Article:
Antipathy between certain elements of the Assembly and former Mayor, now Senator Mark Begich isn’t really new or news. That said, one of my colleagues managed to generate headlines last week by claiming the previous administration withheld relevant fiscal information during the waning months of 2009, citing a memo from former CFO Sharon Weddleton.
Editor’s note: As readers will note below, I authored this post over a week ago. Today some of the facts I discuss become “official” which, hopefully, explains the delay in posting.
I’m in a somewhat reflective mood as I write this on September 12, unsure when, or if, I’ll actually post it. It all began fifteen days ago, or about a year ago, perhaps four years ago, or maybe eight years ago, depending on how you track the course of events.
From time to time we receive an “Assembly Information Memorandum” from the administration containing – wait for it – information the administration wants or has to convey to us. At our Tuesday meeting AIM 94-2009 listed various recent executive appointments along with their salaries. Most notable was former Assembly member, state legislator and Burger King honcho Larry Baker’s hire as a “Senior Policy Advisor” earning a whopping $0 (I really didn’t think about that pun until after I typed it, sorry). Given Mr. Baker’s experience that’s a darn good deal – even Erskine Bowles charged the federal government $1 for his labors. Anyhow, several of us lauded his sense of public service but I couldn’t help teasing that I hoped he wouldn’t be negotiating on behalf of the Assembly!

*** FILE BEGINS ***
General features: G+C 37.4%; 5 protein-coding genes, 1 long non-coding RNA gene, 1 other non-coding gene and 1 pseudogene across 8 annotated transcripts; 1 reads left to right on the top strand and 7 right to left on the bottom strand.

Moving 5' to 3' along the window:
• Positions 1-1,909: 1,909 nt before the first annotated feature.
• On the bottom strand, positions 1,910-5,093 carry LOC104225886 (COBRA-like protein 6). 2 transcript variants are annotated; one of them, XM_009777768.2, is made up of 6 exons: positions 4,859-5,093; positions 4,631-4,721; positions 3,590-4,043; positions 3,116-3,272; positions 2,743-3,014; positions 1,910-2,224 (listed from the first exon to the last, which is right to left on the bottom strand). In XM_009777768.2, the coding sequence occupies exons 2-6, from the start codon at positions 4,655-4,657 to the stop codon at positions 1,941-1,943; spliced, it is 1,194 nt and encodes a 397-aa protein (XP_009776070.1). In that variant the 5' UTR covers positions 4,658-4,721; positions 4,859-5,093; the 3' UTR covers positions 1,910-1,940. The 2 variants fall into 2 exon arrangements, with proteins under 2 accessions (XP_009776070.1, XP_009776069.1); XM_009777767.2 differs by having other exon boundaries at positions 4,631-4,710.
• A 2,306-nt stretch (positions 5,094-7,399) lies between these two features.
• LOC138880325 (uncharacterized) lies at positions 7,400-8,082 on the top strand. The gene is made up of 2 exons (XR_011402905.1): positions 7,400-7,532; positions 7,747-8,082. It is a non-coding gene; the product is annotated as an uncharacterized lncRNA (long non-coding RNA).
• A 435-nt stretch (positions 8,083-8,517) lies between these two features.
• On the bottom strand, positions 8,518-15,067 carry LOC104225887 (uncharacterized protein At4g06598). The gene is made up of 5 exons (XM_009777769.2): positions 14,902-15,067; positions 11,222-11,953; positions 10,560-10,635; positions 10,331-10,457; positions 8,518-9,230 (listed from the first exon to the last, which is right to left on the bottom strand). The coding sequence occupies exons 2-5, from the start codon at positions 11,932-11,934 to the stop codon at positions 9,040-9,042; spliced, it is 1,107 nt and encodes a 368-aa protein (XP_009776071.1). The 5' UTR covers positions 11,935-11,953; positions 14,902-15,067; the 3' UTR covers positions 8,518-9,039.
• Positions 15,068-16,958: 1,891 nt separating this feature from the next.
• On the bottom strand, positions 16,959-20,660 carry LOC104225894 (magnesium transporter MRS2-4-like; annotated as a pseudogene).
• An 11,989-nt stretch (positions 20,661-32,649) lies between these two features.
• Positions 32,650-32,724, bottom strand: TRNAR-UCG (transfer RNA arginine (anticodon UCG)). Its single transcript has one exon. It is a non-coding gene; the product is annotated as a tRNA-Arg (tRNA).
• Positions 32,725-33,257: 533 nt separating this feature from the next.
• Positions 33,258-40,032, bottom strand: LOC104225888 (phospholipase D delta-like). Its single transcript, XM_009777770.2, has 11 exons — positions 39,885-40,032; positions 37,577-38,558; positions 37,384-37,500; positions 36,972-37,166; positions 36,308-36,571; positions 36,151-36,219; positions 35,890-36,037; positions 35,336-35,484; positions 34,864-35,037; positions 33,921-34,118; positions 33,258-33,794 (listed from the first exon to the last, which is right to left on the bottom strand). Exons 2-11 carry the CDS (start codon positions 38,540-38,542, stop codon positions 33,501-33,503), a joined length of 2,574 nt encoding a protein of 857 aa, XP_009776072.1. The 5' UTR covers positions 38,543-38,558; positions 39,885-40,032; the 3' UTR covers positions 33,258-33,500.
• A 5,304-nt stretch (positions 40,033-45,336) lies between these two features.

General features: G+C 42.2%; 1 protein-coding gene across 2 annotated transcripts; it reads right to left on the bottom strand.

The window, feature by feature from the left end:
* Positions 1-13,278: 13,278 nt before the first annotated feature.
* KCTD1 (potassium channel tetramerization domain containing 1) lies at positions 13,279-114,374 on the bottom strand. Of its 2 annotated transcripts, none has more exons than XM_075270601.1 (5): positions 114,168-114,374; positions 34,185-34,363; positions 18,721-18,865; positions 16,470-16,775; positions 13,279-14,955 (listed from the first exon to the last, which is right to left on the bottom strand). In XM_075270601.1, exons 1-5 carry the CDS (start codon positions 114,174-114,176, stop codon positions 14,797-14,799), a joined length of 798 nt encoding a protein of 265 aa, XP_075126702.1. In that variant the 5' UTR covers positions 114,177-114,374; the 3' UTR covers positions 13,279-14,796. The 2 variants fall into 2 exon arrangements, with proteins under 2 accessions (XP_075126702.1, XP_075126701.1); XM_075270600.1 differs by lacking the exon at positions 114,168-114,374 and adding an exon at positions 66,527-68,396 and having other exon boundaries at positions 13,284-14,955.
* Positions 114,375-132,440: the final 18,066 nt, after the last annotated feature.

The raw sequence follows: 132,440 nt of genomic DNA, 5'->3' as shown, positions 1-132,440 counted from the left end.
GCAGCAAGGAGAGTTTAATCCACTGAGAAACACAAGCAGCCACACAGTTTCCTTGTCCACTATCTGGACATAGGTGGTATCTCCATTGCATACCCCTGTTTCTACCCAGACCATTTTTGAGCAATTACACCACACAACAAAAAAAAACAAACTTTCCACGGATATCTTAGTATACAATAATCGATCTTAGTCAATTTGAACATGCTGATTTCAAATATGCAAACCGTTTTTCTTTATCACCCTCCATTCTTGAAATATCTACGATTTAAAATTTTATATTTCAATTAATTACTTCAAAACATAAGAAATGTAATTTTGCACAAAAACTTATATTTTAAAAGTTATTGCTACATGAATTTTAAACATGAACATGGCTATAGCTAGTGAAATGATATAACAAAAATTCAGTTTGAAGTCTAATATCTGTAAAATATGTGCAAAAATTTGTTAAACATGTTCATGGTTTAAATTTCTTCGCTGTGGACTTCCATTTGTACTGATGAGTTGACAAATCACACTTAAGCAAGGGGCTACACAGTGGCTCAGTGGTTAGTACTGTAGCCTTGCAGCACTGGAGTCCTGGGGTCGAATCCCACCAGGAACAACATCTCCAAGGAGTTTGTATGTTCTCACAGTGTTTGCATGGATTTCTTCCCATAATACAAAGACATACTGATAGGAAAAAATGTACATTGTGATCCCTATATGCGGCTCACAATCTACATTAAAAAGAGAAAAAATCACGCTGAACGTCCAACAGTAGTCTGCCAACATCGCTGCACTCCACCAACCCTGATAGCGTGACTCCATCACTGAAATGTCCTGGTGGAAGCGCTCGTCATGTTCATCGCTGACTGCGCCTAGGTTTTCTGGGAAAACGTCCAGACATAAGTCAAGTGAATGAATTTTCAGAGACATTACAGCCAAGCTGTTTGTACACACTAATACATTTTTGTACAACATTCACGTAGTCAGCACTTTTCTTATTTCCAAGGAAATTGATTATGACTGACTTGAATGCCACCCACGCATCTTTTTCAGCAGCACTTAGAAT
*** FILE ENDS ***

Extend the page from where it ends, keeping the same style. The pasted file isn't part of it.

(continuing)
In addition to the comments generated by my previous post I received several phone calls and e-mails, a few of which gently suggested that some additional information might lead me to a different conclusion on budgetary matters. Since then I have reviewed some more detailed material and still have questions.
Mark Twain, born Samuel Clemens, is supposed to have written:
“Reader, suppose you were an idiot. And suppose you were a member of Congress. But I repeat myself.”
Monday, September 7 will mark the 127th celebration of Labor Day in the United States. It’s history, according to Wikipedia, is rooted in the violent reaction to a late 19th century labor strike:
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